'The Second Best Exotic Marigold Hotel' Builds On Successful Predecessor

click to enlarge The always fabulous Maggie Smith in The Second Best Exotic Marigold Hotel - Courtesy
The always fabulous Maggie Smith in The Second Best Exotic Marigold Hotel

John Madden’s sequel to the acclaimed The Best Exotic Marigold Hotel, aptly named The Second Best Exotic Marigold Hotel, doesn’t use its predecessor as a crutch. Armed with an abundance of renowned actors, strong direction and a talented screenwriter, Second Best stands on its own.

Set in Jaipur, India, Second Best follows up with the first film’s beloved group of retirees. This time they’re less concerned with culture shock and more invested in adventure, love and philosophical questions. Still popular with a myriad of loyal ex-pat retirees, Sonny (Dev Patel) thinks his business plan is primed for success and after the building’s renovation he sets sights on a new location. With the guidance of Muriel (the always fab Maggie Smith), Sonny realizes a new hotel can be more than just a dream.

Just like its predecessor, Second Best relies on the strength of its cast and multiple plot lines. Muriel grapples with an unexplained health issue. Guy (Richard Gere) finds unexpected love and deals with an incorrigible Sonny. Douglas (Bill Nighy) is a father and recently separated husband with newfound lust for life thanks to Evelyn (Judi Dench). It doesn’t really matter that so many story lines cross through Second Best because the ensemble is cohesive. A cast that includes Smith, Gere, Nighy and Dench is supposed to click — the actors clearly enjoy working together and their chemistry shows on screen.

Hollywood films rarely feature older characters in leading roles and when they do they’re usually pigeonholed as adorable grandparents, lonely widows or grumpy curmudgeons. Thanks to Madden’s direction and Ol Parker’s script, the sequel eschews the stereotype. Most of the film’s leading characters are septuagenarians, sexually active and looking for more — not wallowing in self pity or effusing trite advice to disinterested grandchildren. With a few exceptions, most of the characters are true to life, contradictory and multidimensional. When Norman (Ronald Pickup) suspects his girlfriend of infidelity the scene lacks any melodrama. Firmly grounded, the couple discusses their emotional connection and their mutual disinterest in monogamy. The scene is simple yet uncharacteristic of films with budgets and expectations as high as Second Best. It may be common sense to depict complicated human interactions but it hasn’t been Hollywood’s modus operandi in recent years and Second Best offers a refreshing change of pace.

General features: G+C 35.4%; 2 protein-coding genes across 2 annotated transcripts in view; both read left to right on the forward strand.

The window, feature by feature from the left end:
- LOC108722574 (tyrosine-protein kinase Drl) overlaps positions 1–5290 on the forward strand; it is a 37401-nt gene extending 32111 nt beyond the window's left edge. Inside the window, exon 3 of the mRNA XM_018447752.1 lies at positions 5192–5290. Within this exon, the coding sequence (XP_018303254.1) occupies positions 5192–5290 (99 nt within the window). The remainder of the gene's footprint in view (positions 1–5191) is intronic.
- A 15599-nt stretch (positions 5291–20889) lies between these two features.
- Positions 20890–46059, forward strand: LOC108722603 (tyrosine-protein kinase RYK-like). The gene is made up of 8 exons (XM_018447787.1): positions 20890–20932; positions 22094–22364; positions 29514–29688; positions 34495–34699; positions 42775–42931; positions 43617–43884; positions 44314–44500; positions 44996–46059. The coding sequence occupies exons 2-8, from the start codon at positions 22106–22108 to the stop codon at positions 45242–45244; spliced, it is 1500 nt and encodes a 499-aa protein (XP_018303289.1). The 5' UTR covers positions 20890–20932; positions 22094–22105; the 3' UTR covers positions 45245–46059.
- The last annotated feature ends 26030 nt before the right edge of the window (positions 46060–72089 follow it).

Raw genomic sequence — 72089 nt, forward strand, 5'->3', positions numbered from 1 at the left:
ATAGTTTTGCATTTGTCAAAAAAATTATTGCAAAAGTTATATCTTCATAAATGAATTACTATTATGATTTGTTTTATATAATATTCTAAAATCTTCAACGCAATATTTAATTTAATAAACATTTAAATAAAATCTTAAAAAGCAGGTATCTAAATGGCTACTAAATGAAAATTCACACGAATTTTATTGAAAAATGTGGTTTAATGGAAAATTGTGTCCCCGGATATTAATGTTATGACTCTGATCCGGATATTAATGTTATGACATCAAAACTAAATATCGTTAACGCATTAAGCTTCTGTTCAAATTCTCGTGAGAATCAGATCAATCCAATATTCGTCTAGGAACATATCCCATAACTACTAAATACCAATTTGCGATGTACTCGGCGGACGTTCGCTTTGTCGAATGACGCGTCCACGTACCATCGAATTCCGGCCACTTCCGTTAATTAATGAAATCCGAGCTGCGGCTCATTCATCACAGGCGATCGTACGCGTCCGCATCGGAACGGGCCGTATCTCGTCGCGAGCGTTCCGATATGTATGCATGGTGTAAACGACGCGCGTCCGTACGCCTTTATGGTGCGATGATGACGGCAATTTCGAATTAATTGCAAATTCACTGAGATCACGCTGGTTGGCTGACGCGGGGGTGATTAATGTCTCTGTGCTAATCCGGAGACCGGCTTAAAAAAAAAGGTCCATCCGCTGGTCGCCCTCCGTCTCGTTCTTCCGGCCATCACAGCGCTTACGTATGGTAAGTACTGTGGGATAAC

Although you might not identify with the film’s target audience, Second Best poses difficult questions with humor and aplomb. How will we live our lives with purpose? How do we die with dignity? When Muriel writes her final letter to Sonny, her recommendations make sense for anyone, regardless of age. “Death isn’t an ending,” Muriel writes. “It’s just a time to leave an ongoing story.”

The Second Best Exotic Marigold Hotel (PG)

Dir. John Madden; writ. Ol Parker; feat. Maggie Smith, Richard Gere, Bill Nighy, Judi Dench, Dev Patel
Opens Friday, March 6


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